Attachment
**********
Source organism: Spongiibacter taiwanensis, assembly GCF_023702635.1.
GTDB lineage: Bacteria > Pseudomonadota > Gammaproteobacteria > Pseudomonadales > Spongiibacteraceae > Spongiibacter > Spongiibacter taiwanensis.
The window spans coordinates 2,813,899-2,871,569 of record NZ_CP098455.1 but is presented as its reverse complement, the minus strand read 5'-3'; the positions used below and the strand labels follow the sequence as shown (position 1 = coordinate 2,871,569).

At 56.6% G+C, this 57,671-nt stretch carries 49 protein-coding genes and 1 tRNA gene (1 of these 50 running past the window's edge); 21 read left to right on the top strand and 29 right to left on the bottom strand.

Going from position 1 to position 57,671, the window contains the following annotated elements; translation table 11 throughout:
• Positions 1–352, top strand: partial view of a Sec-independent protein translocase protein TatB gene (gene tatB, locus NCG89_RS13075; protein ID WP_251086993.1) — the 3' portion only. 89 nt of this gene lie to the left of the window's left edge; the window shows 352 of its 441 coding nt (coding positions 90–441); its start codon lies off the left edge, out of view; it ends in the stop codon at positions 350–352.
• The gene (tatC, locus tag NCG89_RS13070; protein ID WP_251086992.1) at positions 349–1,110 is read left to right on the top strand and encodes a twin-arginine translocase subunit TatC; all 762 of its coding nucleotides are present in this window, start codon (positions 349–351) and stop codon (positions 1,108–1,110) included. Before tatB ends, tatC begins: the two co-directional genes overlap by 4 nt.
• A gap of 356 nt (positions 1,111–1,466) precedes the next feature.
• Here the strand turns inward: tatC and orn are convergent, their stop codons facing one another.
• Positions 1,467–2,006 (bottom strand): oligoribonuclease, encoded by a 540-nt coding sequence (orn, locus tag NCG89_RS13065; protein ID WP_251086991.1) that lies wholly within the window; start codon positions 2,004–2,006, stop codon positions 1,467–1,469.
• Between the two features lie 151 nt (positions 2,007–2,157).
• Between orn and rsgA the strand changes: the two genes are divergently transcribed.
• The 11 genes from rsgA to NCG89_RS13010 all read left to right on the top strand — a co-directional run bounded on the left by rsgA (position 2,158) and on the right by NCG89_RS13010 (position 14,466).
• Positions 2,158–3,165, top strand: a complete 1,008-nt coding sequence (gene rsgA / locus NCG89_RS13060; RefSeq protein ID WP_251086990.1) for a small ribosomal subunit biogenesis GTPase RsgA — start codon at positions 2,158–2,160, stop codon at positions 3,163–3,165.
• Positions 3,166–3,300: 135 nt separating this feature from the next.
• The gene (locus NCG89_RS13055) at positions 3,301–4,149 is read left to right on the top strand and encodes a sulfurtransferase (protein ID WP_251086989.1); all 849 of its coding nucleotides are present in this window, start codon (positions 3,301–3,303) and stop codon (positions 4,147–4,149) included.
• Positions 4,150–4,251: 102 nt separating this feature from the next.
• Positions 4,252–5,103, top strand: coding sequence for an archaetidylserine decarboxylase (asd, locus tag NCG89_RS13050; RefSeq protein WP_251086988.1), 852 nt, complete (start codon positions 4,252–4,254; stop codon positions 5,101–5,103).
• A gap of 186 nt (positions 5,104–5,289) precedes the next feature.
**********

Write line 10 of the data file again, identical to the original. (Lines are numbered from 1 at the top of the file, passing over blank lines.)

• Positions 1,467–2,006 (bottom strand): oligoribonuclease, encoded by a 540-nt coding sequence (orn, locus tag NCG89_RS13065; protein ID WP_251086991.1) that lies wholly within the window; start codon positions 2,004–2,006, stop codon positions 1,467–1,469.